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It’s a Fine Line between (Sexual) Pleasure and Pain

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Sexual behavior: it is one of the most universal behaviors, and yet one of the biggest taboos in many cultures. It can be experienced with excitement and pride as well as disgust and guilt. It seems this ambivalence surrounding sexual behavior is actually rooted in the act itself, and our expressions of sexual excitement.

Researchers from the department of psychology of the Universidad Autónoma de Madrid were interested in answering the question whether there is a facial expression of sexual excitement. The authors analyzed 100 clips from the website www.beautifulagony.com of volunteers who recorded their own facial behavior while performing sexual acts and then reaching an orgasm. They used the Facial Action Coding System to code muscular movements based on visible changes in the face. What they found is that the expression of sexual excitement is very similar to the expression of pain (Fernández-Dols, Carrera, & Crivelli, 2011).

I guess the French call it ‘la petite mort’ for a reason. Maybe our body experiences pain when we climax, but we consciously experience it as pleasure? Or could it be that our bodies can’t tell the difference between pleasure and pain during sexual excitement? Although there is a striking similarity between pain and sexual excitement expressions, the authors note that the two are not identical. They mention previous research by Hughes and Nicholson (2008), who found that although the expression of sexual pleasure is sometimes mistaken for pain, observers can distinguish the two with better than chance accuracy.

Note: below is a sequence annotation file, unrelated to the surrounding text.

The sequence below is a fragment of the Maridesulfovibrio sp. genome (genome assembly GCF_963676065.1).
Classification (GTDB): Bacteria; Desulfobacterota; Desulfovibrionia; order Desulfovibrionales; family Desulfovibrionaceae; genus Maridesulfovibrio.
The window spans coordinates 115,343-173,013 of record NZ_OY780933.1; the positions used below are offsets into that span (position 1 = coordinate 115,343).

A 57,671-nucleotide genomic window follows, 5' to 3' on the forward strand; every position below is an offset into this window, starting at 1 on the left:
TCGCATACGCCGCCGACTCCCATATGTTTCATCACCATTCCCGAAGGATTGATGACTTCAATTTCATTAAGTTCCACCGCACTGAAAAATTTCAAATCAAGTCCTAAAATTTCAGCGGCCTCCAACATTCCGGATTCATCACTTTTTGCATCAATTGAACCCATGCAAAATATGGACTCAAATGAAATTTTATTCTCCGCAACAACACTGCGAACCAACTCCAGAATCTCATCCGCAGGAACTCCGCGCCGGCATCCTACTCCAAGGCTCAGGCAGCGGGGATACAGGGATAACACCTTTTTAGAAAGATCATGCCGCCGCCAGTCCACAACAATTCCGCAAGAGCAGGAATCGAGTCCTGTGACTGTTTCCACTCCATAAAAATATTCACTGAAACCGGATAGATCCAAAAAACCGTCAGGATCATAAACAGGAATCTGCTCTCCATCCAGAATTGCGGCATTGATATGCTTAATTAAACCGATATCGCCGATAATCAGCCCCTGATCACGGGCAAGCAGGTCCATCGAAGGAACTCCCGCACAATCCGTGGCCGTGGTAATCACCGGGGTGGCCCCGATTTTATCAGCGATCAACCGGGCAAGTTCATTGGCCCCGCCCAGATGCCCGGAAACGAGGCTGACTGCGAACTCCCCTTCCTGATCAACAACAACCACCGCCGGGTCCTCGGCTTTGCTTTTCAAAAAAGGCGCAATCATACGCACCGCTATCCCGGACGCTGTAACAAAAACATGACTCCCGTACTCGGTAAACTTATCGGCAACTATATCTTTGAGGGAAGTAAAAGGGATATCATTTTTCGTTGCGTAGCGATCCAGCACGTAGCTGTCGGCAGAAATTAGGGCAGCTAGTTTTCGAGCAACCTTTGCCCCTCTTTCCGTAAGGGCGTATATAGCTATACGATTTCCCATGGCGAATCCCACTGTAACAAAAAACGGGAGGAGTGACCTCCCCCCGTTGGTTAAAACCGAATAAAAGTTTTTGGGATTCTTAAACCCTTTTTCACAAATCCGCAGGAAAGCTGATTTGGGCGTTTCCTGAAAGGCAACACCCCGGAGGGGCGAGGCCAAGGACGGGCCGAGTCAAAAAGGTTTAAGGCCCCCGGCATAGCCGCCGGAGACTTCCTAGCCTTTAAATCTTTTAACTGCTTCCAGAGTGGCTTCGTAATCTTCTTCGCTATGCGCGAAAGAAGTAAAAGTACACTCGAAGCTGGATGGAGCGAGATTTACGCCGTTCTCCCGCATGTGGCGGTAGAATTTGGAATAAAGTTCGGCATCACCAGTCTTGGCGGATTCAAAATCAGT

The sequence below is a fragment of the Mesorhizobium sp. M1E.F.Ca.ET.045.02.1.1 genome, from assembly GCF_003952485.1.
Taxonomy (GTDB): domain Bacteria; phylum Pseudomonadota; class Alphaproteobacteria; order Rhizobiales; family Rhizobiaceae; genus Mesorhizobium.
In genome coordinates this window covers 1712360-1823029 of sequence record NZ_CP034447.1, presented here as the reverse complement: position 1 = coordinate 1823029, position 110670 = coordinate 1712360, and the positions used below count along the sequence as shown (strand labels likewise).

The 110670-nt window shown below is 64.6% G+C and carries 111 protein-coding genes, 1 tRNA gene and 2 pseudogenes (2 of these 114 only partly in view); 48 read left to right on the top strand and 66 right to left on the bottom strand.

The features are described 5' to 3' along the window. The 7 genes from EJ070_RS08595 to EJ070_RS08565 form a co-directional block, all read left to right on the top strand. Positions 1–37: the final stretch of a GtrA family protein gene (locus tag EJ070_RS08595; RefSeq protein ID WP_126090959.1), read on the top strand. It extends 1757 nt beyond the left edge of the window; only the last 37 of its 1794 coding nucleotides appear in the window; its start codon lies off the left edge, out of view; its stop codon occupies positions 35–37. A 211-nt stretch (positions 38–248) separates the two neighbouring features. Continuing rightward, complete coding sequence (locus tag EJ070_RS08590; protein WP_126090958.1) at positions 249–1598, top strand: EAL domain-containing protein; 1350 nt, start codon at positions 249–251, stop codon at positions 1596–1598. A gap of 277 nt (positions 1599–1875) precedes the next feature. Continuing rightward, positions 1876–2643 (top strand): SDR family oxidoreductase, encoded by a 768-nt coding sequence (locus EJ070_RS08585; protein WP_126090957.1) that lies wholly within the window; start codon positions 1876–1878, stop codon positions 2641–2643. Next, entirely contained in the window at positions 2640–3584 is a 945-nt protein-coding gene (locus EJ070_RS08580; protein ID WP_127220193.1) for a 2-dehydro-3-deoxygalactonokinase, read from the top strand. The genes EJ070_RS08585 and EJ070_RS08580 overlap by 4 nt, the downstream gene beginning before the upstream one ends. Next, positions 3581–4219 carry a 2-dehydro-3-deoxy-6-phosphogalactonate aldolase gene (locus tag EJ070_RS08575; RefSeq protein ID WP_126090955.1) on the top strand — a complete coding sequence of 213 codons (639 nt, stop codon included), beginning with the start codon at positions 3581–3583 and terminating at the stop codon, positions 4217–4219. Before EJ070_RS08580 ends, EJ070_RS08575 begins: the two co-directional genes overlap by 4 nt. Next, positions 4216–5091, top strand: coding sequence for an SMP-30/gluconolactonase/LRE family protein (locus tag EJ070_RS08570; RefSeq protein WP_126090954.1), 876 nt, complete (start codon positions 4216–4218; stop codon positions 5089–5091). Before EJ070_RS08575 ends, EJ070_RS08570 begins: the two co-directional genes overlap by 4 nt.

So what do people express when they orgasm, and what is the function of the expression of sexual excitement? According to Fernández-Dols and colleagues it is unlikely that these expressions are merely symptoms of muscular tension and its consequent release, without any communicative function. From an evolutionary point of view, the unique character of universal face-to-face human coitus suggests that facial expressions of sexual excitement likely have communicative value in humans (Fernández-Dols, Carrera, & Crivelli, 2011). However, the question of what this communicative value is exactly, seems difficult to answer.

Fernández-Dols, J., Carrera, P., & Crivelli, C. (2010). Facial Behavior While Experiencing Sexual Excitement Journal of Nonverbal Behavior, 35 (1), 63-71 DOI: 10.1007/s10919-010-0097-7

Hughes, S. M., & Nicholson, S. E. (2008). Sex differences in the assessment of pain versus pleasure facial expressions. Proceedings of the 2nd Annual Meeting of the North Eastern Evolutionary Psychology Society (pp. 133–142). Retrieved from http://www.jsecjournal.com/NEEPShughes.pdf.

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